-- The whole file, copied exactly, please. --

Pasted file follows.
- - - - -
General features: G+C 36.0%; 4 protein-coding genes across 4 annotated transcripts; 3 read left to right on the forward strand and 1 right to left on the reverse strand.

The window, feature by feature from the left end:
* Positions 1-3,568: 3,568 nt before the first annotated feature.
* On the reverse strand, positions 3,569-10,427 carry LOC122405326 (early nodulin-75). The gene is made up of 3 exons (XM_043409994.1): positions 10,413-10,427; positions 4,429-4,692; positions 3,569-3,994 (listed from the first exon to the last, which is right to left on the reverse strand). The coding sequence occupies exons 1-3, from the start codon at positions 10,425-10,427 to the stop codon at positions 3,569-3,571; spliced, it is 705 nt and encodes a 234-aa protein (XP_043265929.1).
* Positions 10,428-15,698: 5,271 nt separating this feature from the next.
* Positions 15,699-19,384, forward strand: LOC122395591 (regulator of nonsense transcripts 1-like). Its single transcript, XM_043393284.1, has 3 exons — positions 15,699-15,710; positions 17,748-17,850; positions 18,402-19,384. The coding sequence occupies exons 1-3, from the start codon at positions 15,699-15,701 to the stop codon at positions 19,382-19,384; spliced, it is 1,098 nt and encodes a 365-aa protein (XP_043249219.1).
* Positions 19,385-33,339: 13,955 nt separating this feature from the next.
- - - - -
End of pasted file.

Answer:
General features: G+C 36.0%; 4 protein-coding genes across 4 annotated transcripts; 3 read left to right on the forward strand and 1 right to left on the reverse strand.

The window, feature by feature from the left end:
* Positions 1-3,568: 3,568 nt before the first annotated feature.
* On the reverse strand, positions 3,569-10,427 carry LOC122405326 (early nodulin-75). The gene is made up of 3 exons (XM_043409994.1): positions 10,413-10,427; positions 4,429-4,692; positions 3,569-3,994 (listed from the first exon to the last, which is right to left on the reverse strand). The coding sequence occupies exons 1-3, from the start codon at positions 10,425-10,427 to the stop codon at positions 3,569-3,571; spliced, it is 705 nt and encodes a 234-aa protein (XP_043265929.1).
* Positions 10,428-15,698: 5,271 nt separating this feature from the next.
* Positions 15,699-19,384, forward strand: LOC122395591 (regulator of nonsense transcripts 1-like). Its single transcript, XM_043393284.1, has 3 exons — positions 15,699-15,710; positions 17,748-17,850; positions 18,402-19,384. The coding sequence occupies exons 1-3, from the start codon at positions 15,699-15,701 to the stop codon at positions 19,382-19,384; spliced, it is 1,098 nt and encodes a 365-aa protein (XP_043249219.1).
* Positions 19,385-33,339: 13,955 nt separating this feature from the next.